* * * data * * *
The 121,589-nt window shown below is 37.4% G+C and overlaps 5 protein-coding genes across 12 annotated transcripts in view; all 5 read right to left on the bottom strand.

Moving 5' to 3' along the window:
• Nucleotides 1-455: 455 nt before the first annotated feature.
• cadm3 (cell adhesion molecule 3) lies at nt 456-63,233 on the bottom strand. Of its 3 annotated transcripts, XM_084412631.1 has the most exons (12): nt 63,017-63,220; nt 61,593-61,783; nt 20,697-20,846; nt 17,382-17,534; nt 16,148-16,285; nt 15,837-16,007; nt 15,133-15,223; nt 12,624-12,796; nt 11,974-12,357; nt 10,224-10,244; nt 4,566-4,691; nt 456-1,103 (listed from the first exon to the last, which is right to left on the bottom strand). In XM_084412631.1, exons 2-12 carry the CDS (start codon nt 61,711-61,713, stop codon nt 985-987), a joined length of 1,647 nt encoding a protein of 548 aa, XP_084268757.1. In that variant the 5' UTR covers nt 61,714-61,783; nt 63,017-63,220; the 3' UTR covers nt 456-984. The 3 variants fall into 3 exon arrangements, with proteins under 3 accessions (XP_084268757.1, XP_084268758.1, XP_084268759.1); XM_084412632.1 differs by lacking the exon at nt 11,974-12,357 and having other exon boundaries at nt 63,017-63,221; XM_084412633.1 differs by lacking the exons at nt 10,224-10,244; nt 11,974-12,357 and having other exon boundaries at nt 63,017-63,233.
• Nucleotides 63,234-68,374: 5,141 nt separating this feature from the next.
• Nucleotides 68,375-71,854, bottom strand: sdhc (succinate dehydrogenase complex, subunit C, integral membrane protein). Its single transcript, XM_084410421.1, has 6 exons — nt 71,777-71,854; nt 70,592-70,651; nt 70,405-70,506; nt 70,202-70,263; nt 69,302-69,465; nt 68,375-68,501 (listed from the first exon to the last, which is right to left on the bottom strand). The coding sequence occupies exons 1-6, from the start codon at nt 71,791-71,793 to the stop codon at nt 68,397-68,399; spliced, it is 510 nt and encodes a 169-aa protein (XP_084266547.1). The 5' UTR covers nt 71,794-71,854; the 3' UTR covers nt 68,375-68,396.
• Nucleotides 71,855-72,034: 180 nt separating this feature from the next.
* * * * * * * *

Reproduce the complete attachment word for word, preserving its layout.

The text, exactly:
The 121,589-nt window shown below is 37.4% G+C and overlaps 5 protein-coding genes across 12 annotated transcripts in view; all 5 read right to left on the bottom strand.

Moving 5' to 3' along the window:
• Nucleotides 1-455: 455 nt before the first annotated feature.
• cadm3 (cell adhesion molecule 3) lies at nt 456-63,233 on the bottom strand. Of its 3 annotated transcripts, XM_084412631.1 has the most exons (12): nt 63,017-63,220; nt 61,593-61,783; nt 20,697-20,846; nt 17,382-17,534; nt 16,148-16,285; nt 15,837-16,007; nt 15,133-15,223; nt 12,624-12,796; nt 11,974-12,357; nt 10,224-10,244; nt 4,566-4,691; nt 456-1,103 (listed from the first exon to the last, which is right to left on the bottom strand). In XM_084412631.1, exons 2-12 carry the CDS (start codon nt 61,711-61,713, stop codon nt 985-987), a joined length of 1,647 nt encoding a protein of 548 aa, XP_084268757.1. In that variant the 5' UTR covers nt 61,714-61,783; nt 63,017-63,220; the 3' UTR covers nt 456-984. The 3 variants fall into 3 exon arrangements, with proteins under 3 accessions (XP_084268757.1, XP_084268758.1, XP_084268759.1); XM_084412632.1 differs by lacking the exon at nt 11,974-12,357 and having other exon boundaries at nt 63,017-63,221; XM_084412633.1 differs by lacking the exons at nt 10,224-10,244; nt 11,974-12,357 and having other exon boundaries at nt 63,017-63,233.
• Nucleotides 63,234-68,374: 5,141 nt separating this feature from the next.
• Nucleotides 68,375-71,854, bottom strand: sdhc (succinate dehydrogenase complex, subunit C, integral membrane protein). Its single transcript, XM_084410421.1, has 6 exons — nt 71,777-71,854; nt 70,592-70,651; nt 70,405-70,506; nt 70,202-70,263; nt 69,302-69,465; nt 68,375-68,501 (listed from the first exon to the last, which is right to left on the bottom strand). The coding sequence occupies exons 1-6, from the start codon at nt 71,791-71,793 to the stop codon at nt 68,397-68,399; spliced, it is 510 nt and encodes a 169-aa protein (XP_084266547.1). The 5' UTR covers nt 71,794-71,854; the 3' UTR covers nt 68,375-68,396.
• Nucleotides 71,855-72,034: 180 nt separating this feature from the next.